The Tech Behind Apple Pay: Is Your Money Secure?

Apple Pay in action.
Apple Pay lets you purchase items in store using only your smartphone. (Image credit: Apple, screengrab)

Go ahead and forget your wallet. Apple's new mobile payment system, Apple Pay, launches today (Oct. 20), and while some have questioned whether the technology is safe, security experts say it may actually be safer than swiping your credit or debit card.

Apple Pay lets iPhone 6 and iPhone 6 Plus users make purchases in stores with their smartphones, using near-field communication (NFC) technology. A tiny antennain the phone transmits encrypted credit card data without consumers having to swipe their card.

NFC technology isn't new; it's used to make mobile payments from Android phones with apps like Google Wallet and Softcard. But Apple's mobile wallet might be more secure than those other options, according to Martin Ferenczi, the North American president of Oberthur Technologies, a French electronics security company. [Top Ten Disruptive Technologies]

Apple Pay uses a security protocol — known as the EMV standard — that other mobile wallets don't use, Ferenczi told Live Science. The credit card companies Europay, MasterCard and Visa first developed this standard in the 1990s and it's widely used in Europe, as well as other parts of the world. 

Credit cards that use the EMV standard are equipped with microchips that store sensitive data. These so-called chip-and-PIN cards are considered more secure than the "magstripe" credit cards used in the United States because card numbers and transaction details are encrypted before being sent to a merchant's computer, or point-of-sale terminal.

In the case of Apple Pay, EMV takes the form of a process known as "tokenization," according to John Shier, a security advisor with computer security company Sophos.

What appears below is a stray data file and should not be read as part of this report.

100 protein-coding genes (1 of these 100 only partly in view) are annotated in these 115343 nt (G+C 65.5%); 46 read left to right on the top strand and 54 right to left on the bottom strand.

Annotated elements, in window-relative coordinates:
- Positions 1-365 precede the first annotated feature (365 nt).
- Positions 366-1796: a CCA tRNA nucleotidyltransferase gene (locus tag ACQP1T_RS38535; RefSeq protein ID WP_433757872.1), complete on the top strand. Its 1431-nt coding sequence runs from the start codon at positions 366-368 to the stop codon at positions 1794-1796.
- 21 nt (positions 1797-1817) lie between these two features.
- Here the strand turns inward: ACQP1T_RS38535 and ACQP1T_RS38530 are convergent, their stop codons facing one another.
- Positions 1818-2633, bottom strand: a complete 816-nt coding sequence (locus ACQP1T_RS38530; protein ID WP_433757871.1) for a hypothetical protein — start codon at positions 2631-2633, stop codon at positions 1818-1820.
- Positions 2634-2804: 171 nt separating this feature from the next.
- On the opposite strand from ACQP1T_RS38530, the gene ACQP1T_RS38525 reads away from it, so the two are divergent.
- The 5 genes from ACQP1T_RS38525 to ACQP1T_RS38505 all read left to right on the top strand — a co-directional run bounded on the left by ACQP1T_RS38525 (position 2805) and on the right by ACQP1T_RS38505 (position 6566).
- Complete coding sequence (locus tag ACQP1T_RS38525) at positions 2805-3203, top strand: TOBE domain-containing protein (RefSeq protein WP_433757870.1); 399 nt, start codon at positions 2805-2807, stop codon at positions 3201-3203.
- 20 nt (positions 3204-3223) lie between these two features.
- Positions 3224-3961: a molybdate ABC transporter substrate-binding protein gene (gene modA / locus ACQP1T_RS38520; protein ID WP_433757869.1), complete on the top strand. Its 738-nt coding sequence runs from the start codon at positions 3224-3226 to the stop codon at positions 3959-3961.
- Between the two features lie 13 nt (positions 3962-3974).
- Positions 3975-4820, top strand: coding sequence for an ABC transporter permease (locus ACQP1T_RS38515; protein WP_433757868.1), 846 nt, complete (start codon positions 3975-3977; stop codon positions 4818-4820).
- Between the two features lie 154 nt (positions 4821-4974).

Apple Pay lets you purchase items in store using only your smartphone. (Image credit: Apple, screengrab)

"Once you enroll a card, [Apple] doesn't actually store the card number itself on the device or on its own servers," Shier told Live Science. "They store a digital representation, or token, which is a 16-digit code that is meant to represent your card within the 'secure element' of the iPhone itself."

The secure element is a microchip located inside the phone that's distinct from the phone's regular memory, according to Shier. It's not backed up to the cloud, Shier said, which means you don't have to worry that your real credit card numbers will be stolenif someone hacks your iCloud account.

When you make a payment with Apple Pay, the merchant receives your device token, as well as a unique code that is generated for the specific transaction. Both of these codes are also shared with the other parties involved in the payment process, such as banks, credit card companies or third-party processors.

The fact that none of these parties ever see real card numbers is good news for consumers, according to Shier. It means that if a merchant falls victim to a data breach, customers who paid with Apple Pay are much less likely to have their card numbers stolen.

"Our hope is that Apple will transform the industry," said Ferenczi, whose company is also investing in EMV and NFC-enabled technologies. "What's happening with chip technology, including Apple Pay, is that dynamic data is being transmitted. And if that data is taken, it cannot be reused."

However, the fact that Apple's new mobile wallet is likely more secure than your typical credit or debit card doesn't mean it's totally secure, according to Shier.

"The people behind [data] breaches and fraud still want to make money after Apple Pay comes out. So the idea that it's going to solve all of our problems is a bit of a pipe dream," Shier said. "But it is a step in the right direction."

Follow Elizabeth Palermo @techEpalermo. Follow Live Science @livescience, Facebook & Google+. Original article on Live Science.

Elizabeth Peterson

Elizabeth is a former Live Science associate editor and current director of audience development at the Chamber of Commerce. She graduated with a bachelor of arts degree from George Washington University. Elizabeth has traveled throughout the Americas, studying political systems and indigenous cultures and teaching English to students of all ages.